Art in Print

New researches reveal Van Gogh cut off his entire ear instead of just the lobe

New researches and medical evidence have outlined the true story of how Van Gogh mutilated himself and what happened next. 


A letter from the artist’s doctor, Felix Rey, does indeed reveal that the painter did not just cut a portion of his ear, but he severed it entirely. It has also been argued that the woman Van Gogh delivered his ear to was not a prostitute but a poor maid.


This new research, unveiled at the Van Gogh Museum in Amsterdam on Tuesday, will go on public show as part of a new exhibition detailing the artist’s mental illness and eventual suicide. 


The exhibition Van Gogh’s Ear: The True Story is out now runs at the Van Gogh Museum in Amsterdam from July 15 to September 25.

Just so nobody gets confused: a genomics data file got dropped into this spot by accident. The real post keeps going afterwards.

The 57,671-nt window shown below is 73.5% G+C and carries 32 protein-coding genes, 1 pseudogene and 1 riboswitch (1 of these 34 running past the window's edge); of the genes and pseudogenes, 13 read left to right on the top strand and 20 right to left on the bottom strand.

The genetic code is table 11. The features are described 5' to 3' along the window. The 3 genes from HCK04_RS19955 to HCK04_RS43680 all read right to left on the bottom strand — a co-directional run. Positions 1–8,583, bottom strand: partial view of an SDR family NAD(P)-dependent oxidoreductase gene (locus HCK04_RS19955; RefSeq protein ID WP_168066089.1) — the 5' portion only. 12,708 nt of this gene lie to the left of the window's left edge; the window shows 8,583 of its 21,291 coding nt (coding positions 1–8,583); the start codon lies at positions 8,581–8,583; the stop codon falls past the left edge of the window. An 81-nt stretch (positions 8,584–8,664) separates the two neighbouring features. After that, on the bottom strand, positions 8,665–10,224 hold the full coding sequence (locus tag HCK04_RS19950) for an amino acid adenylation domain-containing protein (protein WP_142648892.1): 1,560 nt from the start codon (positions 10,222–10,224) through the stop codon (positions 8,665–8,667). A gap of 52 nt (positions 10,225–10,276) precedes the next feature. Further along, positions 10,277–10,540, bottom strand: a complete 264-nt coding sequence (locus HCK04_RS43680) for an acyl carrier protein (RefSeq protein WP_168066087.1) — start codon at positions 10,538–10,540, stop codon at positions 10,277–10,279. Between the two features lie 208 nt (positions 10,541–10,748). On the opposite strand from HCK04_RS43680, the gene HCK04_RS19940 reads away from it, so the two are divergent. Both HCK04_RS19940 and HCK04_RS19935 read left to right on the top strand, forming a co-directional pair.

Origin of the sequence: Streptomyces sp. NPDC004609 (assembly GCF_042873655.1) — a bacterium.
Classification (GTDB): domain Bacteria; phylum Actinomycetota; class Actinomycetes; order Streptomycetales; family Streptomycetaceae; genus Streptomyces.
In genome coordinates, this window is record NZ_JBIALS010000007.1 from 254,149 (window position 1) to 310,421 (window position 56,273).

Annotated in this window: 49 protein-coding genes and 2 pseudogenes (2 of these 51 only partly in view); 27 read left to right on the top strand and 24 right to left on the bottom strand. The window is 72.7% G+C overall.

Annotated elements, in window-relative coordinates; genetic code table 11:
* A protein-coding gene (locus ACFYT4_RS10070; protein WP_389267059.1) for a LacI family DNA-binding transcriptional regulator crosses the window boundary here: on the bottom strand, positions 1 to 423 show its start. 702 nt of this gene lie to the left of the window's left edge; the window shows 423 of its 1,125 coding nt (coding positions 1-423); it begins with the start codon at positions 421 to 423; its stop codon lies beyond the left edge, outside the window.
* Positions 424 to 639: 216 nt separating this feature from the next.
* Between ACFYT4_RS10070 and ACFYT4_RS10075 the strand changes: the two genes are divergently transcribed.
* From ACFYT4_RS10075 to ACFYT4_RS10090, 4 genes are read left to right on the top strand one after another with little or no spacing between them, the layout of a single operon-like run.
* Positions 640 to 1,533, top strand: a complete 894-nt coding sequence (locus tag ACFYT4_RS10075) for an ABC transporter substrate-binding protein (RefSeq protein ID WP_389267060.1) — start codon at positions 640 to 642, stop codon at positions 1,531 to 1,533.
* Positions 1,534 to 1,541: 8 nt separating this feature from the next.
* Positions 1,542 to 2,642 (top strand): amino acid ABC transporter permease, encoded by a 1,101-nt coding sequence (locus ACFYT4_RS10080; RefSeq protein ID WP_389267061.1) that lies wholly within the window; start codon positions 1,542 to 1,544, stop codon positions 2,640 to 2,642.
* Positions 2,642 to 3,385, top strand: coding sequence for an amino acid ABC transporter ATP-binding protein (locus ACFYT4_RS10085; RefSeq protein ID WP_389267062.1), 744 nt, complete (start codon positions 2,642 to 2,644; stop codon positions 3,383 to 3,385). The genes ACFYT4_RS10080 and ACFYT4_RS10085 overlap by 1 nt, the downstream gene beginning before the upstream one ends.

Via The Telegraph 


The London underground logo will be exhibited at the Design Museum 

The London underground logo will be permanently exhibited at the Design Museum’s new home. Created by Frank Pick, the red circle with the blue bar appeared on Tube station platforms in 1908. It was nominated for inclusion in the display by Mayor Sadiq Khan, who said it was “bold, simple and colourful”.


The logo will be on the Crowdsourced Wall, alongside 300 objects nominated by the public, when the museum relocates to the former Commonwealth Institute in Kensington on November 24. 


Via The Evening Standard 


Review I  Ragnar Kjartansson

A new exhibition dedicated to the Icelandic artist Ragnar Kjartansson opens tomorrow at the Barbican center and runs until September 4.


Kjartansson, 40, started as a musician but moved on to art and studied painting in Reykjavik. While he has migrated to performance and video, he has never lost his attachment to his first medium. The exhibition does indeed feature nine videos which play simultaneously the same song.


Ben Luke gives the exhibition fours stars, asking: “Kjartansson is a quintessential “post-medium” artist: what is he — painter, performance artist, video artist, conceptualist?”


Via The Evening Standard